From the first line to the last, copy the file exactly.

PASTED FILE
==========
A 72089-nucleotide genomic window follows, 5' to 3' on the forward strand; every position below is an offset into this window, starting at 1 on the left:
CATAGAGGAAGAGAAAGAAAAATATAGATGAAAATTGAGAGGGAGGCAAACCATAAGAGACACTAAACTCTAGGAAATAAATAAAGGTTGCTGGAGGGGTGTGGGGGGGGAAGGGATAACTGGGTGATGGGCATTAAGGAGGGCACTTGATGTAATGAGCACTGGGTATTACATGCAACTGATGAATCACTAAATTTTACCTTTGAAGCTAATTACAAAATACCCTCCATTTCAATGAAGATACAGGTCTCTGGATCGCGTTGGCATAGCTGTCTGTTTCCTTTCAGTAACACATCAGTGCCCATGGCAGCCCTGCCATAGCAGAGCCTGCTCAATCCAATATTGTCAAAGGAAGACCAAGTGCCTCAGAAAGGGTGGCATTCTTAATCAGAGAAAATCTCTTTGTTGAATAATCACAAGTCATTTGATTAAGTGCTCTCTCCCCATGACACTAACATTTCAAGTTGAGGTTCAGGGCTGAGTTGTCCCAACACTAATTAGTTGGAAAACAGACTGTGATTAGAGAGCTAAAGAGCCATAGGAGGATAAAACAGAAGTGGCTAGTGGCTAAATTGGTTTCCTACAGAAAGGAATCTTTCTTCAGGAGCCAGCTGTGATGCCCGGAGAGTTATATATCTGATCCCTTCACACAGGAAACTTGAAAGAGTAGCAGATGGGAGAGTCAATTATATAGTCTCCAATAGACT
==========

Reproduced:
A 72089-nucleotide genomic window follows, 5' to 3' on the forward strand; every position below is an offset into this window, starting at 1 on the left:
CATAGAGGAAGAGAAAGAAAAATATAGATGAAAATTGAGAGGGAGGCAAACCATAAGAGACACTAAACTCTAGGAAATAAATAAAGGTTGCTGGAGGGGTGTGGGGGGGGAAGGGATAACTGGGTGATGGGCATTAAGGAGGGCACTTGATGTAATGAGCACTGGGTATTACATGCAACTGATGAATCACTAAATTTTACCTTTGAAGCTAATTACAAAATACCCTCCATTTCAATGAAGATACAGGTCTCTGGATCGCGTTGGCATAGCTGTCTGTTTCCTTTCAGTAACACATCAGTGCCCATGGCAGCCCTGCCATAGCAGAGCCTGCTCAATCCAATATTGTCAAAGGAAGACCAAGTGCCTCAGAAAGGGTGGCATTCTTAATCAGAGAAAATCTCTTTGTTGAATAATCACAAGTCATTTGATTAAGTGCTCTCTCCCCATGACACTAACATTTCAAGTTGAGGTTCAGGGCTGAGTTGTCCCAACACTAATTAGTTGGAAAACAGACTGTGATTAGAGAGCTAAAGAGCCATAGGAGGATAAAACAGAAGTGGCTAGTGGCTAAATTGGTTTCCTACAGAAAGGAATCTTTCTTCAGGAGCCAGCTGTGATGCCCGGAGAGTTATATATCTGATCCCTTCACACAGGAAACTTGAAAGAGTAGCAGATGGGAGAGTCAATTATATAGTCTCCAATAGACT